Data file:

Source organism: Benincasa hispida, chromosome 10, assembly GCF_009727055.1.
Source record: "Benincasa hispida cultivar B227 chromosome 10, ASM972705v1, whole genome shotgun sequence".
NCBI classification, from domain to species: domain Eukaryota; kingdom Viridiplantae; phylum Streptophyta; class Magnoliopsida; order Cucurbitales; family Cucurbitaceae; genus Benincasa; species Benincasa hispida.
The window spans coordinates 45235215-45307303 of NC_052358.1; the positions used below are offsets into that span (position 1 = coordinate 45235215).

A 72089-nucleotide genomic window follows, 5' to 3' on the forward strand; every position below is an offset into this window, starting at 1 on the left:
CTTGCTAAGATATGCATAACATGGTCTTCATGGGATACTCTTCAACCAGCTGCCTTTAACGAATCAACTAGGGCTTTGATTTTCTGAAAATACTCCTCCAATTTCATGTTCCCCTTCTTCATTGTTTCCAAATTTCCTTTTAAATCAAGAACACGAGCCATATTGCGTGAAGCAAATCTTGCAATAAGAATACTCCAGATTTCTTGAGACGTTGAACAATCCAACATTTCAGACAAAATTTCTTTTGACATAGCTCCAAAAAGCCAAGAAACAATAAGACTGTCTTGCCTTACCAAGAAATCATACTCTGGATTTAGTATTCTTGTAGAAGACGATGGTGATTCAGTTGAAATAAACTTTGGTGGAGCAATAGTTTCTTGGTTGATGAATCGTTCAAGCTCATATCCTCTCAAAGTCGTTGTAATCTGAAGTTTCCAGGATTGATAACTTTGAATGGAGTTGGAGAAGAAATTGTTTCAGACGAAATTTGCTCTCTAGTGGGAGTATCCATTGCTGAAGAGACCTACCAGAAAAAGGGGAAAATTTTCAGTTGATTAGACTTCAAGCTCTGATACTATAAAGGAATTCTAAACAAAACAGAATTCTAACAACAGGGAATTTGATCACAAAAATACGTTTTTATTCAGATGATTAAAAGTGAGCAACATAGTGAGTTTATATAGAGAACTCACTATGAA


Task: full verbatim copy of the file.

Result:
Source organism: Benincasa hispida, chromosome 10, assembly GCF_009727055.1.
Source record: "Benincasa hispida cultivar B227 chromosome 10, ASM972705v1, whole genome shotgun sequence".
NCBI classification, from domain to species: domain Eukaryota; kingdom Viridiplantae; phylum Streptophyta; class Magnoliopsida; order Cucurbitales; family Cucurbitaceae; genus Benincasa; species Benincasa hispida.
The window spans coordinates 45235215-45307303 of NC_052358.1; the positions used below are offsets into that span (position 1 = coordinate 45235215).

A 72089-nucleotide genomic window follows, 5' to 3' on the forward strand; every position below is an offset into this window, starting at 1 on the left:
CTTGCTAAGATATGCATAACATGGTCTTCATGGGATACTCTTCAACCAGCTGCCTTTAACGAATCAACTAGGGCTTTGATTTTCTGAAAATACTCCTCCAATTTCATGTTCCCCTTCTTCATTGTTTCCAAATTTCCTTTTAAATCAAGAACACGAGCCATATTGCGTGAAGCAAATCTTGCAATAAGAATACTCCAGATTTCTTGAGACGTTGAACAATCCAACATTTCAGACAAAATTTCTTTTGACATAGCTCCAAAAAGCCAAGAAACAATAAGACTGTCTTGCCTTACCAAGAAATCATACTCTGGATTTAGTATTCTTGTAGAAGACGATGGTGATTCAGTTGAAATAAACTTTGGTGGAGCAATAGTTTCTTGGTTGATGAATCGTTCAAGCTCATATCCTCTCAAAGTCGTTGTAATCTGAAGTTTCCAGGATTGATAACTTTGAATGGAGTTGGAGAAGAAATTGTTTCAGACGAAATTTGCTCTCTAGTGGGAGTATCCATTGCTGAAGAGACCTACCAGAAAAAGGGGAAAATTTTCAGTTGATTAGACTTCAAGCTCTGATACTATAAAGGAATTCTAAACAAAACAGAATTCTAACAACAGGGAATTTGATCACAAAAATACGTTTTTATTCAGATGATTAAAAGTGAGCAACATAGTGAGTTTATATAGAGAACTCACTATGAA